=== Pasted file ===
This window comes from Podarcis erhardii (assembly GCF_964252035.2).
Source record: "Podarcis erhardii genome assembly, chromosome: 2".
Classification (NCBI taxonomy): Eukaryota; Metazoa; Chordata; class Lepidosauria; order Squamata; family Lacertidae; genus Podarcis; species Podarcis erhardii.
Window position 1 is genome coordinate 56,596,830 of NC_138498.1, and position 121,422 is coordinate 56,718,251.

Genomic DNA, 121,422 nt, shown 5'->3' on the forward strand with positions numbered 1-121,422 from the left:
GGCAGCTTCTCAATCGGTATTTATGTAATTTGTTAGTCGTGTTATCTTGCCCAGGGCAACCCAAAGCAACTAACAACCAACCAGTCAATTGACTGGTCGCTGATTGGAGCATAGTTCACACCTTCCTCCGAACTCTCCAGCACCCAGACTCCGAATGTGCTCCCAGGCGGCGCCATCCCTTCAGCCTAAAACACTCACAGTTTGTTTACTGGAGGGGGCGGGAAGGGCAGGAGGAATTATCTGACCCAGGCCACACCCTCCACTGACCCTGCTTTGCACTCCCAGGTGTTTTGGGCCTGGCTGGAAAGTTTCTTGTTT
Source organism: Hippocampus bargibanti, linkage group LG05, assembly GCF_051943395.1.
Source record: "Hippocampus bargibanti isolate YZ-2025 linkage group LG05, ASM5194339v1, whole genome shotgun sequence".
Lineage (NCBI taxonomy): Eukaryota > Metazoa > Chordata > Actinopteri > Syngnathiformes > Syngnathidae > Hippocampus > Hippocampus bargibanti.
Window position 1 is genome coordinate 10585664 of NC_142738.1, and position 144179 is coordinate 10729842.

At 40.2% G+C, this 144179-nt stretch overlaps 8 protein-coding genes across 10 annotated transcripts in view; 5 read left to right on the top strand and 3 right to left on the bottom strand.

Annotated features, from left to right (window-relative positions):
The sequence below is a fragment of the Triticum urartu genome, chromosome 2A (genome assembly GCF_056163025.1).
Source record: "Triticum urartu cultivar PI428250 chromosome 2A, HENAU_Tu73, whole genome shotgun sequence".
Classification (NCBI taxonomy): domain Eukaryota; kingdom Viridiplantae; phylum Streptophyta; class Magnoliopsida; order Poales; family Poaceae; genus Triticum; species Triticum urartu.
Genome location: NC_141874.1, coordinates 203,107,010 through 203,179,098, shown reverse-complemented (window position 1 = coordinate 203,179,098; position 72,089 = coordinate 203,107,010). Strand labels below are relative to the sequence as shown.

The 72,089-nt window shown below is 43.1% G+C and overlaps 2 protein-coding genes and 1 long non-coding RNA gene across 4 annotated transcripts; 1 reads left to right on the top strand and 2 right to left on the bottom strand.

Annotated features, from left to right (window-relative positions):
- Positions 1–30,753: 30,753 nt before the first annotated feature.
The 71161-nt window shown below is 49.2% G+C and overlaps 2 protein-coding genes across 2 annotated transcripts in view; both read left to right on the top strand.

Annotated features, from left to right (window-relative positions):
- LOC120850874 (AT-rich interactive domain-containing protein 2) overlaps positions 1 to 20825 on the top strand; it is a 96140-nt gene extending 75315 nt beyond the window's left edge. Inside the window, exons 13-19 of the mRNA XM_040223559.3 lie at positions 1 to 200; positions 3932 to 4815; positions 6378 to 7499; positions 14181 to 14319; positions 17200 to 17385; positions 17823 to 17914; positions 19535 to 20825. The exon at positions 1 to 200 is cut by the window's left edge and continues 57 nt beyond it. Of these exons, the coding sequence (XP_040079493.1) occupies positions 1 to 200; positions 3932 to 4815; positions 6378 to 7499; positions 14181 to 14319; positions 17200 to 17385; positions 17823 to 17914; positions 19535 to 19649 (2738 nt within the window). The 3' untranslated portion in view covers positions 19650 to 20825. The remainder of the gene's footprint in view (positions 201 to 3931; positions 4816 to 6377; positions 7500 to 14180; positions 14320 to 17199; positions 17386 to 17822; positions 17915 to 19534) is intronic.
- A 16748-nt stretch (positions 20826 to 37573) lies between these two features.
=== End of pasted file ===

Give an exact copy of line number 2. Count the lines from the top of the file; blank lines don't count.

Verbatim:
Source record: "Podarcis erhardii genome assembly, chromosome: 2".